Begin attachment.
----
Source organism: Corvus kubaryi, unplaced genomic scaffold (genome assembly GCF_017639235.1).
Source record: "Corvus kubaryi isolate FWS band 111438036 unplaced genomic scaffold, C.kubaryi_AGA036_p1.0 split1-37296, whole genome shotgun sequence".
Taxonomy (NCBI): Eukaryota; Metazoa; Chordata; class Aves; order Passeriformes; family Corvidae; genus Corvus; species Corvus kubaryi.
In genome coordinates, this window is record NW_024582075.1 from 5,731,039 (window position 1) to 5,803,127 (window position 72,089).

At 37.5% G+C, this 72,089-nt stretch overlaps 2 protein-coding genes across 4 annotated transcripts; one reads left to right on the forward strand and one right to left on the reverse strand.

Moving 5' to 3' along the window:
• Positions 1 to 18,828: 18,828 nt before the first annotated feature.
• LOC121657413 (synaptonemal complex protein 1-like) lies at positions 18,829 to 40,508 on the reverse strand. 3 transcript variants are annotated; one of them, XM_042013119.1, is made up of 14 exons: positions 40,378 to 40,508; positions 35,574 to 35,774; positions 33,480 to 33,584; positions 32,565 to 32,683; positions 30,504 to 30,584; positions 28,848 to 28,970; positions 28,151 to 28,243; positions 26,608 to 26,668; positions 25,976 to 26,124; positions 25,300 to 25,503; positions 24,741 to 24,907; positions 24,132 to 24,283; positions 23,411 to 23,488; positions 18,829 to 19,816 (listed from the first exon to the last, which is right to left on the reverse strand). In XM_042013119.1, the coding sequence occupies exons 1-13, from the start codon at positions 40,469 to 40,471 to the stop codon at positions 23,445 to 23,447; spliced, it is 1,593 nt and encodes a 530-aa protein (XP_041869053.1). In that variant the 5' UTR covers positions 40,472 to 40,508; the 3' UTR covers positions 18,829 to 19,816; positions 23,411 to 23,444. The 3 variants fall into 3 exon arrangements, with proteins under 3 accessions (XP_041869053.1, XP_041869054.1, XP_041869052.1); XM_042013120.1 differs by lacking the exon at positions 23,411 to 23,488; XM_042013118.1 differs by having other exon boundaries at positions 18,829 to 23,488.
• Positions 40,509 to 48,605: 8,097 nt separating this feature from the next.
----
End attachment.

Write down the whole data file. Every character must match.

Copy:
Source organism: Corvus kubaryi, unplaced genomic scaffold (genome assembly GCF_017639235.1).
Source record: "Corvus kubaryi isolate FWS band 111438036 unplaced genomic scaffold, C.kubaryi_AGA036_p1.0 split1-37296, whole genome shotgun sequence".
Taxonomy (NCBI): Eukaryota; Metazoa; Chordata; class Aves; order Passeriformes; family Corvidae; genus Corvus; species Corvus kubaryi.
In genome coordinates, this window is record NW_024582075.1 from 5,731,039 (window position 1) to 5,803,127 (window position 72,089).

At 37.5% G+C, this 72,089-nt stretch overlaps 2 protein-coding genes across 4 annotated transcripts; one reads left to right on the forward strand and one right to left on the reverse strand.

Moving 5' to 3' along the window:
• Positions 1 to 18,828: 18,828 nt before the first annotated feature.
• LOC121657413 (synaptonemal complex protein 1-like) lies at positions 18,829 to 40,508 on the reverse strand. 3 transcript variants are annotated; one of them, XM_042013119.1, is made up of 14 exons: positions 40,378 to 40,508; positions 35,574 to 35,774; positions 33,480 to 33,584; positions 32,565 to 32,683; positions 30,504 to 30,584; positions 28,848 to 28,970; positions 28,151 to 28,243; positions 26,608 to 26,668; positions 25,976 to 26,124; positions 25,300 to 25,503; positions 24,741 to 24,907; positions 24,132 to 24,283; positions 23,411 to 23,488; positions 18,829 to 19,816 (listed from the first exon to the last, which is right to left on the reverse strand). In XM_042013119.1, the coding sequence occupies exons 1-13, from the start codon at positions 40,469 to 40,471 to the stop codon at positions 23,445 to 23,447; spliced, it is 1,593 nt and encodes a 530-aa protein (XP_041869053.1). In that variant the 5' UTR covers positions 40,472 to 40,508; the 3' UTR covers positions 18,829 to 19,816; positions 23,411 to 23,444. The 3 variants fall into 3 exon arrangements, with proteins under 3 accessions (XP_041869053.1, XP_041869054.1, XP_041869052.1); XM_042013120.1 differs by lacking the exon at positions 23,411 to 23,488; XM_042013118.1 differs by having other exon boundaries at positions 18,829 to 23,488.
• Positions 40,509 to 48,605: 8,097 nt separating this feature from the next.